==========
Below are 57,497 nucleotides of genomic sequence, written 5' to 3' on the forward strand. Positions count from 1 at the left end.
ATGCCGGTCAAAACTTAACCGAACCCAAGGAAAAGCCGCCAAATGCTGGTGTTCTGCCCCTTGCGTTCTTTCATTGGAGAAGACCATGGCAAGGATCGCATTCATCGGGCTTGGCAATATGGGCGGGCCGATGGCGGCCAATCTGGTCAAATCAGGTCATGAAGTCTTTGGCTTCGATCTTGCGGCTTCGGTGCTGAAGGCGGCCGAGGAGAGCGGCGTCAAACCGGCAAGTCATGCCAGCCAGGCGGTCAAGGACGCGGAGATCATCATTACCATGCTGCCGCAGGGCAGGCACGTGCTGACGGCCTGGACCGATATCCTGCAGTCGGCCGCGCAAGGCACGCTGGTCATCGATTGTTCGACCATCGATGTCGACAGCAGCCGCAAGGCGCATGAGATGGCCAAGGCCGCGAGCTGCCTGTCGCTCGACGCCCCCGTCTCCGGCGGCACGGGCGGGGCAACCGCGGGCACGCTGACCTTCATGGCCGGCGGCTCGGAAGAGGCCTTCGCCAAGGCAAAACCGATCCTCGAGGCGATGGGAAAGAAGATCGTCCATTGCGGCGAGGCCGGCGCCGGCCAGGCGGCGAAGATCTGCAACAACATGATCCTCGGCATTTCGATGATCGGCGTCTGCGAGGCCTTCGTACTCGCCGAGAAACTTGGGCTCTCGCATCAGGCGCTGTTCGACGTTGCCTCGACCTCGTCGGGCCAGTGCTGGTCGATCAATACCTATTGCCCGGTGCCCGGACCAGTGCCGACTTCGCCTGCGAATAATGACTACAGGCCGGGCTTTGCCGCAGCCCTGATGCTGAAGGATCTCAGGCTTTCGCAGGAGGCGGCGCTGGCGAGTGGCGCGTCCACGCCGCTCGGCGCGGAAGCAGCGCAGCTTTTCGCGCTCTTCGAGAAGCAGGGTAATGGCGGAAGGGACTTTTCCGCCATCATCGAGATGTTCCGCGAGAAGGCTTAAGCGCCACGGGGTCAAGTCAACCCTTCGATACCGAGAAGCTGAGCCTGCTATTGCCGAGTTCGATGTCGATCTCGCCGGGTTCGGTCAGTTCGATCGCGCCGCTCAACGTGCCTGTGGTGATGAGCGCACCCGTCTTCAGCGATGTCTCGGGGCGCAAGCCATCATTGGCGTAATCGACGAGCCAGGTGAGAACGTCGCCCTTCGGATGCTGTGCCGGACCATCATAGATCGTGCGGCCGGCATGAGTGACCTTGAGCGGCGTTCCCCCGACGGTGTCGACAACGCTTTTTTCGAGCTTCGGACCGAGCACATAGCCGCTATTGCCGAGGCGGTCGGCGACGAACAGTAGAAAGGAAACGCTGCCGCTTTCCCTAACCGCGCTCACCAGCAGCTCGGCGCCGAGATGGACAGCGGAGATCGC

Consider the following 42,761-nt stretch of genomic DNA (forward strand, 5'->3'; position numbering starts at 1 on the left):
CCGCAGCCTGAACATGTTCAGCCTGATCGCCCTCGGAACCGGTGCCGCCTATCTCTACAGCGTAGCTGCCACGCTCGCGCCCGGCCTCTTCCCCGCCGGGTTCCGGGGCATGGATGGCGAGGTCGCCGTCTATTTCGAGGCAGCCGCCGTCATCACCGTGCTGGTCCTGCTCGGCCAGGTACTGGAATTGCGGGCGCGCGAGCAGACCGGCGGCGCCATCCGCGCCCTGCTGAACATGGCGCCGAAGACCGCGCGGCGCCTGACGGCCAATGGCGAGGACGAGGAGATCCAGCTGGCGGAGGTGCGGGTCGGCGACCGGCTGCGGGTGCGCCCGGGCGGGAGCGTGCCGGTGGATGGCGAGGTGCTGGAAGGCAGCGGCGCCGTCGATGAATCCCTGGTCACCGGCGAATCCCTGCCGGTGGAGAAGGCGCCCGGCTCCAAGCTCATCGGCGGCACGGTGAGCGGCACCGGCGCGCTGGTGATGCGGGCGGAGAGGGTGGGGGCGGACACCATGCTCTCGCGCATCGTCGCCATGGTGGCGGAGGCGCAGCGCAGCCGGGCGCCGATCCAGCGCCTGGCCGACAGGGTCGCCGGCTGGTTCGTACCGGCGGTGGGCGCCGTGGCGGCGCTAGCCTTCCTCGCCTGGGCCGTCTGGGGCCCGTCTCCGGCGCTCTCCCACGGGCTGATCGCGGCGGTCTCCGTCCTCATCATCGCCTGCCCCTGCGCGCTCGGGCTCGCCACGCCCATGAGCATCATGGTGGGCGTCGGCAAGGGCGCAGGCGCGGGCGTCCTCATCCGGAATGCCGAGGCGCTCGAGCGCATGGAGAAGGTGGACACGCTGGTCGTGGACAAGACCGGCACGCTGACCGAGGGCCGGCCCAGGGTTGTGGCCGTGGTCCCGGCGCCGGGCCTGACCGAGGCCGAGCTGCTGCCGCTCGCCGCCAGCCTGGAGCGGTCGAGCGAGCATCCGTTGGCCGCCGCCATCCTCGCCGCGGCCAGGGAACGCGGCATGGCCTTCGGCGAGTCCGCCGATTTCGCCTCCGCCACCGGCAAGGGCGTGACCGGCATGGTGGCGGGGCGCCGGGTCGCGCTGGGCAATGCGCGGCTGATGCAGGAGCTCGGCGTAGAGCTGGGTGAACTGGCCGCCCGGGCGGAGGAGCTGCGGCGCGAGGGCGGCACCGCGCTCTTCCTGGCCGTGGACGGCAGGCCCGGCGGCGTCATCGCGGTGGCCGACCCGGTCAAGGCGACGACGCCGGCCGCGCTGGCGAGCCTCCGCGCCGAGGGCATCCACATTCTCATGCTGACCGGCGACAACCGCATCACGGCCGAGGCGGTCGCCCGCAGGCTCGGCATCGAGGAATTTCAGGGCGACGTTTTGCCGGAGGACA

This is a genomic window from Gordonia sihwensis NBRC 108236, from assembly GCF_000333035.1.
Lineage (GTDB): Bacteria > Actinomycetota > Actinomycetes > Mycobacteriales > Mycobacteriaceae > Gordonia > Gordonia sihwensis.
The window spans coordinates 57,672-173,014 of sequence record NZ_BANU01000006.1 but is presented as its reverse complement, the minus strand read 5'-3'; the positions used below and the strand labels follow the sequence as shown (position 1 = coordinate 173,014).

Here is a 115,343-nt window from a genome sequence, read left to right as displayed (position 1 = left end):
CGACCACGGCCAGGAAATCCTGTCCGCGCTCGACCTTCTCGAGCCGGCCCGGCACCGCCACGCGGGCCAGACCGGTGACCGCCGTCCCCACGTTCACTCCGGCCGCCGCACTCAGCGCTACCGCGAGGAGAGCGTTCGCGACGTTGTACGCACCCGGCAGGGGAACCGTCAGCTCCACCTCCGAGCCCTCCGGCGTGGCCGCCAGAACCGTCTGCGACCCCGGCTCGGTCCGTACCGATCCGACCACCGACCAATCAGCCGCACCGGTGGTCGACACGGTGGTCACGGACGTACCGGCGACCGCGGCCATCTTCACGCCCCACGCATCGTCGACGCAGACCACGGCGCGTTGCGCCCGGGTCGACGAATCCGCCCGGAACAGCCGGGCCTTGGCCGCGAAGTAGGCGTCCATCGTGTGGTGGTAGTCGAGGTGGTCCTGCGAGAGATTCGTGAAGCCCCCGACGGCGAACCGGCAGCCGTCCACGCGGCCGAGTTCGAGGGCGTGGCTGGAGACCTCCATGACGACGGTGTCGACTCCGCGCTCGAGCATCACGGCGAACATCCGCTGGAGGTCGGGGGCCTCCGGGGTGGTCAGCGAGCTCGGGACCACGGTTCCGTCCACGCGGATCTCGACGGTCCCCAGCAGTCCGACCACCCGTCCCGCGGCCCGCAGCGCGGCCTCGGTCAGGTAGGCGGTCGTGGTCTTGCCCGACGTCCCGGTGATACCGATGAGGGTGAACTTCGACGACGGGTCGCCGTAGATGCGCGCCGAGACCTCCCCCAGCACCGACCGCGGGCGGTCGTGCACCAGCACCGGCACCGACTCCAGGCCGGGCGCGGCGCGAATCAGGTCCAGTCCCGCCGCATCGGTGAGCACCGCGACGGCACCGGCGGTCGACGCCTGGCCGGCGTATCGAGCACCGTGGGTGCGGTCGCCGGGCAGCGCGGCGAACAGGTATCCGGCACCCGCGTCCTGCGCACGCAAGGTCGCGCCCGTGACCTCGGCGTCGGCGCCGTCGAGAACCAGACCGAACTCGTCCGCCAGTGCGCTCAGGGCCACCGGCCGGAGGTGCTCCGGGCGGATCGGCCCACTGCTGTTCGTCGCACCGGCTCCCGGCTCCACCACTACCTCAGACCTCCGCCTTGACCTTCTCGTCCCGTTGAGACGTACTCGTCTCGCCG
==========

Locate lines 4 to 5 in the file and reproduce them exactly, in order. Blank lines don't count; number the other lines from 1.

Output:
CCGCAGCCTGAACATGTTCAGCCTGATCGCCCTCGGAACCGGTGCCGCCTATCTCTACAGCGTAGCTGCCACGCTCGCGCCCGGCCTCTTCCCCGCCGGGTTCCGGGGCATGGATGGCGAGGTCGCCGTCTATTTCGAGGCAGCCGCCGTCATCACCGTGCTGGTCCTGCTCGGCCAGGTACTGGAATTGCGGGCGCGCGAGCAGACCGGCGGCGCCATCCGCGCCCTGCTGAACATGGCGCCGAAGACCGCGCGGCGCCTGACGGCCAATGGCGAGGACGAGGAGATCCAGCTGGCGGAGGTGCGGGTCGGCGACCGGCTGCGGGTGCGCCCGGGCGGGAGCGTGCCGGTGGATGGCGAGGTGCTGGAAGGCAGCGGCGCCGTCGATGAATCCCTGGTCACCGGCGAATCCCTGCCGGTGGAGAAGGCGCCCGGCTCCAAGCTCATCGGCGGCACGGTGAGCGGCACCGGCGCGCTGGTGATGCGGGCGGAGAGGGTGGGGGCGGACACCATGCTCTCGCGCATCGTCGCCATGGTGGCGGAGGCGCAGCGCAGCCGGGCGCCGATCCAGCGCCTGGCCGACAGGGTCGCCGGCTGGTTCGTACCGGCGGTGGGCGCCGTGGCGGCGCTAGCCTTCCTCGCCTGGGCCGTCTGGGGCCCGTCTCCGGCGCTCTCCCACGGGCTGATCGCGGCGGTCTCCGTCCTCATCATCGCCTGCCCCTGCGCGCTCGGGCTCGCCACGCCCATGAGCATCATGGTGGGCGTCGGCAAGGGCGCAGGCGCGGGCGTCCTCATCCGGAATGCCGAGGCGCTCGAGCGCATGGAGAAGGTGGACACGCTGGTCGTGGACAAGACCGGCACGCTGACCGAGGGCCGGCCCAGGGTTGTGGCCGTGGTCCCGGCGCCGGGCCTGACCGAGGCCGAGCTGCTGCCGCTCGCCGCCAGCCTGGAGCGGTCGAGCGAGCATCCGTTGGCCGCCGCCATCCTCGCCGCGGCCAGGGAACGCGGCATGGCCTTCGGCGAGTCCGCCGATTTCGCCTCCGCCACCGGCAAGGGCGTGACCGGCATGGTGGCGGGGCGCCGGGTCGCGCTGGGCAATGCGCGGCTGATGCAGGAGCTCGGCGTAGAGCTGGGTGAACTGGCCGCCCGGGCGGAGGAGCTGCGGCGCGAGGGCGGCACCGCGCTCTTCCTGGCCGTGGACGGCAGGCCCGGCGGCGTCATCGCGGTGGCCGACCCGGTCAAGGCGACGACGCCGGCCGCGCTGGCGAGCCTCCGCGCCGAGGGCATCCACATTCTCATGCTGACCGGCGACAACCGCATCACGGCCGAGGCGGTCGCCCGCAGGCTCGGCATCGAGGAATTTCAGGGCGACGTTTTGCCGGAGGACA

This is a genomic window from Gordonia sihwensis NBRC 108236, from assembly GCF_000333035.1.